Weekly Trek – June 13-19, 2016

The first two seasons of Star Trek: The Next Generation are not considered to be the best of the show’s run.  And that’s putting it mildly.  As the first Star Trek television series in over a decade, the show took a while to find its footing and its characters’ voices.  Adding to the challenge for the writers was creator Gene Roddenberry’s edict that there should be no conflict among the members of the crew because humanity had grown beyond such things.  The writer’s strike that hit at the start of the second season didn’t help things either.

Despite of the issues, there are a few episodes in those first two seasons that I really enjoy.  I talked about Season Two’s “The Outrageous Okona” in THIS POST back in March, and I’m sure I’ll talk about others as the year wears on.

Today, though, I want to go back to TNG’s two-hour pilot episode, “Encounter at Farpoint.”  The story, briefly, is that newly-assigned Captain Jean-Luc Picard of the just launched USS Enterprise NCC-1701-D has been ordered to investigate how a species called the Bandi managed to build the quite-advanced Farpoint Station.  As assignments go, it’s not all that exciting, but en route the Enterprise is waylaid by a godlike being named Q.  Q tells the crew and really humanity in general that they need to turn around because they aren’t ready for what the galaxy has in store for them.  He goes so far as to put Picard on trial for the crimes of humanity and decides that the upcoming mission to Farpoint will determine whether or not humanity is guilty.

So Picard and company go to Farpoint and get to business with Q showing up every so often to taunt them.  Frankly, I can’t imagine a major television series starting this way today.  There’s no real villain.  Sure Q sets himself as adversarial, but the Enterprise crew can’t fight him.  He’s basically a god.  The episode has very little in the way of action.  Instead it takes its time to introduce us to our new main characters as they work to solve the mystery of Farpoint station.  The resolution is really about responding to new lifeforms with wonder and compassion rather than fear and hostility.

“Encounter at Farpoint” isn’t likely to make anyone’s Top Ten TNG Episode lists, it does give us Q, played with the perfect amount of superiority and humor by John de Lancie.  Q would go on to show up about once a season, usually with some new test for Picard and Company; although, in Season Three’s “Deja Q,” he actually needs the crew’s help after his fellow Q in the Q Continuum (Yes, they’re all named Q) strip him of his powers.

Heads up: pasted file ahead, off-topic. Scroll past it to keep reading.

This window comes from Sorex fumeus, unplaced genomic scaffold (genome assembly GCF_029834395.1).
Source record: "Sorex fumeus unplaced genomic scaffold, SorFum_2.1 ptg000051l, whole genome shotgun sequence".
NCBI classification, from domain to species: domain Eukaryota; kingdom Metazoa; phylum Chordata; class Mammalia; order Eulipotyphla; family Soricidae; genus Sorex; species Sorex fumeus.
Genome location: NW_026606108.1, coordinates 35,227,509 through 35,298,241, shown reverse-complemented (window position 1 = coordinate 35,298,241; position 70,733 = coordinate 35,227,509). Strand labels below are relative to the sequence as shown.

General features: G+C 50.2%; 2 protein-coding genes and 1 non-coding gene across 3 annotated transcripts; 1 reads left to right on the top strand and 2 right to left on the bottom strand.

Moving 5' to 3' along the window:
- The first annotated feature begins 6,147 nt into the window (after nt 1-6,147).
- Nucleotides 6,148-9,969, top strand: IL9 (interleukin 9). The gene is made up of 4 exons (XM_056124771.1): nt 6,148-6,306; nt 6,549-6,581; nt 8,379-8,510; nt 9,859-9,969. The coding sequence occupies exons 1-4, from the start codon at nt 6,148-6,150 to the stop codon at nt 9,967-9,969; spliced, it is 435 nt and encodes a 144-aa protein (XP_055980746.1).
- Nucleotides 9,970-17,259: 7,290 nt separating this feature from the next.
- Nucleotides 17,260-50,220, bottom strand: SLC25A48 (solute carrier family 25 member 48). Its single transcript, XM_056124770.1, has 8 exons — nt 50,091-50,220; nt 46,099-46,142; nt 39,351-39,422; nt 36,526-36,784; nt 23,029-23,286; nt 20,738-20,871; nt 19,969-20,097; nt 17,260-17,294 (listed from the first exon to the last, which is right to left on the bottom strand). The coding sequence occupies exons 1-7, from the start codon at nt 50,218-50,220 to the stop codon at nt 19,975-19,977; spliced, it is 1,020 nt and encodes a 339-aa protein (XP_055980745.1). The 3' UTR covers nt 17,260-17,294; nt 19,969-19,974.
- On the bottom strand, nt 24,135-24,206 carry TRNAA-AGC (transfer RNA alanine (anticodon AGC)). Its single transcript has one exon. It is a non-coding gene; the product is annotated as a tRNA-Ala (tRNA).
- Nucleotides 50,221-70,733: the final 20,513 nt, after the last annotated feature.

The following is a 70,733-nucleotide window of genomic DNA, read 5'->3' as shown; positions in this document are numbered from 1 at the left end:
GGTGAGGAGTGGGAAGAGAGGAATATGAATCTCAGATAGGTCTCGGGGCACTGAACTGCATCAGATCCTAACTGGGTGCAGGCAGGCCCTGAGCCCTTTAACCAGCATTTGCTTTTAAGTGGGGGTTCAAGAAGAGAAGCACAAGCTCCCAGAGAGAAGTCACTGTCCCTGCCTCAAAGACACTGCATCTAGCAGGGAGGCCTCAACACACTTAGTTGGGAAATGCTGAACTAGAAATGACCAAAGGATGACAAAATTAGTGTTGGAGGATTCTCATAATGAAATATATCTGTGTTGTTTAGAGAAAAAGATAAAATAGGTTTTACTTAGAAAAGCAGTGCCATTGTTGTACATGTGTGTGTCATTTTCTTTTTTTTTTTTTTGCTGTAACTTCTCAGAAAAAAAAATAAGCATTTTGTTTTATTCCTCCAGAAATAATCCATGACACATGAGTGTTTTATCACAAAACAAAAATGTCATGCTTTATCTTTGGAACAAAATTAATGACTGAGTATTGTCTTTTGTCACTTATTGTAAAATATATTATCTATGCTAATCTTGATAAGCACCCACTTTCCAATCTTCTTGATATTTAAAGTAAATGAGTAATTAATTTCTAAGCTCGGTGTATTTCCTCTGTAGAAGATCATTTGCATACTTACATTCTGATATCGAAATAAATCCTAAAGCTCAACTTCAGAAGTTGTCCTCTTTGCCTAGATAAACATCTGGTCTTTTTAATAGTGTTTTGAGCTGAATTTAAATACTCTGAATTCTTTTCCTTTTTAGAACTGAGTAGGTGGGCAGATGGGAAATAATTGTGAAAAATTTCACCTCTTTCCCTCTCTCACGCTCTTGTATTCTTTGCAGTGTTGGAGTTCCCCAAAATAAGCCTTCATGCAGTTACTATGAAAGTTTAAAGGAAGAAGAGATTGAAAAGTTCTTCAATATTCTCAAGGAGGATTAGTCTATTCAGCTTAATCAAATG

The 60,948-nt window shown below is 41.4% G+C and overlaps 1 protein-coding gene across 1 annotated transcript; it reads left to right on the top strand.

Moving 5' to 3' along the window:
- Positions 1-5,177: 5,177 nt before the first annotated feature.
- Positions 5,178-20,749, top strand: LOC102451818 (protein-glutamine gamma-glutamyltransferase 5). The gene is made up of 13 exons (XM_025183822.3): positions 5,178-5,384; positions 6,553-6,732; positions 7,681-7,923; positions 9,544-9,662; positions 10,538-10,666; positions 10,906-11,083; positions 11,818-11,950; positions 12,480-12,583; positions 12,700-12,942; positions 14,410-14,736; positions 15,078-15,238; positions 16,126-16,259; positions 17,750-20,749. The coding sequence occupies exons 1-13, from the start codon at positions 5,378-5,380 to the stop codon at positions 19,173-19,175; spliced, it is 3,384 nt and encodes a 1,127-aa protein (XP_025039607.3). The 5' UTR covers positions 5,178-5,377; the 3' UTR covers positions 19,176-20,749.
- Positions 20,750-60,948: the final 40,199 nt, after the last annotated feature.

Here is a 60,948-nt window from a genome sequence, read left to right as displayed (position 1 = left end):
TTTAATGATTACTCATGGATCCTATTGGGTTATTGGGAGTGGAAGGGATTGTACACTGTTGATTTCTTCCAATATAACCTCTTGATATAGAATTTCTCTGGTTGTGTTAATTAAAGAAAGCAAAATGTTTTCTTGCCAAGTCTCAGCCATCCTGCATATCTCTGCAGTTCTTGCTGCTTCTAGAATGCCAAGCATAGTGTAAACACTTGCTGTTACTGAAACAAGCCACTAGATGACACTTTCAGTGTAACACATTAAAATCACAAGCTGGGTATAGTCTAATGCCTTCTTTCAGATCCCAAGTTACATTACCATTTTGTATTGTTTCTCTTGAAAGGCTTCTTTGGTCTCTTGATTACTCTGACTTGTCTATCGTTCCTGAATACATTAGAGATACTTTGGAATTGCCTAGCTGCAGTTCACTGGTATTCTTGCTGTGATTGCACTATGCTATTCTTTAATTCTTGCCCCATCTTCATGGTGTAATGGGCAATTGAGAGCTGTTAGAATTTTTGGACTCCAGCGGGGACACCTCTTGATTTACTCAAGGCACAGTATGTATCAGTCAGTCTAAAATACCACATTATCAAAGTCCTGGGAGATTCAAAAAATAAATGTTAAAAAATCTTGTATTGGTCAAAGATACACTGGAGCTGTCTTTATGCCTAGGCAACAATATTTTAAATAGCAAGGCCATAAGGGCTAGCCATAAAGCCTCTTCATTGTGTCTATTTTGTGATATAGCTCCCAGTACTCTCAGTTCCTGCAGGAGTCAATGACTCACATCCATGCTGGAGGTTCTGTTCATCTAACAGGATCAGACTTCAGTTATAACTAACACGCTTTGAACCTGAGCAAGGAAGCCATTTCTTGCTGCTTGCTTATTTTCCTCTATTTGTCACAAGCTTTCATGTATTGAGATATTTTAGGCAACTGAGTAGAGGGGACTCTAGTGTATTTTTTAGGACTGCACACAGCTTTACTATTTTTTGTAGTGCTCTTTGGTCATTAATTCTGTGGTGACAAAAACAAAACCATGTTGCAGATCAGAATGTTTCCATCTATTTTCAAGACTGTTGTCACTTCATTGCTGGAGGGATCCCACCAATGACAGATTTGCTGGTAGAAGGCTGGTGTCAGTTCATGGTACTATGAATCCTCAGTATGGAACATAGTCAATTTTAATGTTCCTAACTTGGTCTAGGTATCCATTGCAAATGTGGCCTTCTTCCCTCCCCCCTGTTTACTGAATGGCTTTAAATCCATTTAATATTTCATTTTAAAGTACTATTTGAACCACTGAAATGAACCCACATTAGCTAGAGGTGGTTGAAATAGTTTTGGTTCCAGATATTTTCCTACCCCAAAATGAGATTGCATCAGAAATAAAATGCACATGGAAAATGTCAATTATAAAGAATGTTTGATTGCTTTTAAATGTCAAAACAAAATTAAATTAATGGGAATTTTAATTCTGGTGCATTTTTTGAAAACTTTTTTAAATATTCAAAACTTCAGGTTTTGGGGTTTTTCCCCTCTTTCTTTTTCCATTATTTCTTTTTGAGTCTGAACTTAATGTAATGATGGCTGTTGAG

The Q episodes range from comedic romps like “Q Pid,” in which he puts Picard and the other senior officers into a Robin Hood tale (As well as being incredibly fun, “Q Pid” has some of Worf’s best moments.) to more serious stories like “Tapestry,” in which Q allows Picard to see how his life would have turned out if he’d made a different decision as a young man.

Perhaps the closest Q comes to being an outright villain, though, is in Season Two’s “Q Who?”  In this episode, Q decides that Picard and friends are a bit too confident about their ability to handle whatever the galaxy has in store for them, so he sends the Enterprise thousands of light years away into an area of space controlled by the Borg.  The Borg are cybernetically-enhanced lifeforms that have a singular goal: assimilate all other intelligent life into the Borg Collective.  They travel in massive cube-shaped ships that are capable of repairing themselves, and both their ships and the Borg themselves quickly adapt to any weapons used against them.  After failed attempts to fight and flee, Picard is forced to ask Q for help.  Q obliges and sends them home.

Q’s actions here not only cost the lives of several of the Enterprise crew but also introduce the Borg to the Federation (and vice versa), leading to the catastrophic events of “The Best of Both Worlds,” which I will talk about next week.

While he primarily appeared on TNG, Q also popped in on Star Trek: Voyager three times, giving them a 10,000 light jump toward home in one episode, and once on Star Trek: Deep Space Nine.  Q’s antics didn’t really fit in with DS9, but his visit there did lead to one of my favorite moments in that series, which you can watch HERE.

In many ways, Q is integral to 24th Century Star Trek, and I’ll be mentioning him a few more times before the year is out.

- Alan Decker

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